Twenty years of radical economic reform and the stronger growth that followed have left real incomes for the poorest 30 per cent of New Zealanders lower than they were at the outset.
The gap between rich and poor has widened substantially from the egalitarian days of old; and the rate at which income inequality has grown is the fastest among developed countries.
These are among the revelations in a report on household incomes just released by the Ministry of Social Development.
It is based on Statistics NZ's household economic surveys, done face to face with a sample of 3000 households.
The surveys are now undertaken every three years. The most recent data available for this report was from 2004. Results of the 2007 one will not be available until next year.
As is normal for such studies incomes are adjusted for inflation and for differences in the size and composition of households to aid comparability.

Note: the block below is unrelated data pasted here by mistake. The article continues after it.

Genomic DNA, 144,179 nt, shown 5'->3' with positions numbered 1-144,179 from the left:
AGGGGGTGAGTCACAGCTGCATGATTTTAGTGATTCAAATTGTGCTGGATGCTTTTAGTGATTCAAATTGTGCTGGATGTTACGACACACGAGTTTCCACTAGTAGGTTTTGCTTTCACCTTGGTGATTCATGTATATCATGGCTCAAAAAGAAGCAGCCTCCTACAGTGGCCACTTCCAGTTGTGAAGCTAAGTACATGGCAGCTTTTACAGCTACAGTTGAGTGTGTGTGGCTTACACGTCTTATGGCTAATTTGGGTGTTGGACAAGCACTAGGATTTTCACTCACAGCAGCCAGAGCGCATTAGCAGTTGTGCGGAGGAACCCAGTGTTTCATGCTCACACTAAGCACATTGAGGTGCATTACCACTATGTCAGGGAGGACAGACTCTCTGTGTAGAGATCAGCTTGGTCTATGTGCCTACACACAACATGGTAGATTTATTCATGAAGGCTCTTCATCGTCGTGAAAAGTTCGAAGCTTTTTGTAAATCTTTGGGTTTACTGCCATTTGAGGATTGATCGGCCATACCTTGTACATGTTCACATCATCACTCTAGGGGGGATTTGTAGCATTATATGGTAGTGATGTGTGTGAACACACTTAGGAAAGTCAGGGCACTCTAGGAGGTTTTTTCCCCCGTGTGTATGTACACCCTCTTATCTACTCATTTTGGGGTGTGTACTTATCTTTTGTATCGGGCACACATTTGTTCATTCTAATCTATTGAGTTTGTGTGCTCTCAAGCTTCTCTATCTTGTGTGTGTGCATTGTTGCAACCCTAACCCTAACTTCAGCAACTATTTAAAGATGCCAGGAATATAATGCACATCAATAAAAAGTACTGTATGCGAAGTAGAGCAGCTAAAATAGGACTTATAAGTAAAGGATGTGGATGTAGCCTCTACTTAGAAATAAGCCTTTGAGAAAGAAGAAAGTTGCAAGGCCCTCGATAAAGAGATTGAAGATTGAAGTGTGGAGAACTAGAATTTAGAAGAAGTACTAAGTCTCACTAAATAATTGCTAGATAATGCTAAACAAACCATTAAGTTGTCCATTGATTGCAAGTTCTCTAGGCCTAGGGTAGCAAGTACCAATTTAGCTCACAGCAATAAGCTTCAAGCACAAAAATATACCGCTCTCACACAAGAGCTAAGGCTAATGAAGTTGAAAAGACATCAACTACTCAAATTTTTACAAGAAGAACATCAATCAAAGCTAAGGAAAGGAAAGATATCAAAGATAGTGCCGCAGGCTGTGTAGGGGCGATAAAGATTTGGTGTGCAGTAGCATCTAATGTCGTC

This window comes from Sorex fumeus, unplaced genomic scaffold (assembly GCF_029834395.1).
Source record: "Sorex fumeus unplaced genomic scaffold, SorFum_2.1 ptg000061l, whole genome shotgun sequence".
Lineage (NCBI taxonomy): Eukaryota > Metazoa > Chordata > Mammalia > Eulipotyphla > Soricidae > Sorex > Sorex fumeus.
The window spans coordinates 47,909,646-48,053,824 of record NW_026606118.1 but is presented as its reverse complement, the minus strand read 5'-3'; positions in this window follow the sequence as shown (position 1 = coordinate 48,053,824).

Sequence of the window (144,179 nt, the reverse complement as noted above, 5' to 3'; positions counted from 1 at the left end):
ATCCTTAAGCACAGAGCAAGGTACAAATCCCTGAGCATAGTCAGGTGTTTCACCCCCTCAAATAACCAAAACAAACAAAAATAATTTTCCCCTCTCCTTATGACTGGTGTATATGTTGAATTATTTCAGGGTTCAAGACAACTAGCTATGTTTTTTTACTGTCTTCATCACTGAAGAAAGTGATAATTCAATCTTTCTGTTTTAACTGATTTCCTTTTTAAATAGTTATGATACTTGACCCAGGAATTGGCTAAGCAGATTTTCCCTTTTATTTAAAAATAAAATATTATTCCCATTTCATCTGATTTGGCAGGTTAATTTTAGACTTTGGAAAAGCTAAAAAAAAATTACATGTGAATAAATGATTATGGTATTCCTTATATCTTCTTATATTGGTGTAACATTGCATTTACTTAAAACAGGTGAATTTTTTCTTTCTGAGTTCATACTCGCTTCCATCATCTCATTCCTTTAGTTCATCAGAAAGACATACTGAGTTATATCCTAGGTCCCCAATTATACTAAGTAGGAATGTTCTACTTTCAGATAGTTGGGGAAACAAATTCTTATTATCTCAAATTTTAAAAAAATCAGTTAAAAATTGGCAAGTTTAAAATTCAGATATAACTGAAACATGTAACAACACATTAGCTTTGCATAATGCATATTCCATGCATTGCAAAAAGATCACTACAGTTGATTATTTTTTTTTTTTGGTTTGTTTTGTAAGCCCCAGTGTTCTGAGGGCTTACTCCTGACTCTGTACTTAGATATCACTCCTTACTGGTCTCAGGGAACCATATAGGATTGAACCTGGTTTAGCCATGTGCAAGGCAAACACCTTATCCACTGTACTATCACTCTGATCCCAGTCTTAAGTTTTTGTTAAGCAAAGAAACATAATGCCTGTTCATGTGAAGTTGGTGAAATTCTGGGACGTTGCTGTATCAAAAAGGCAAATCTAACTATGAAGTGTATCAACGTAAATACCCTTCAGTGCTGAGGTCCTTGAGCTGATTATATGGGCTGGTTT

Many of the report's findings confirm what one would suspect.
When it comes, to incomes it is best not to be old or young.
The poorest fifth, or quintile, of households (this is by income not wealth) includes one in every three people aged over 65 and one in every four aged less than 17.
That is before housing costs are taken into account. Looking at incomes after housing costs half of those over 65 are in the second lowest quintile and only 10 per cent in the lowest.
The converse is that 29 per cent of people aged between 45 and 64 are in the top income quintile (before housing costs).
Other factors which increase your chances of being in the top income quintile include ethnicity: 25 per cent of Pakeha are in the top quintile, but only 3 per cent of Pacific people and 10 per cent of Maori.
Another is childlessness: 41 per cent of under-65s in couples are in the top income quintile, but only 19 per cent if they have dependent children.
The children of a solo parent have a 57 per cent chance of being in a household in the lowest income quintile and only a one in a 100 shot of being in the top quintile.
So far so unsurprising.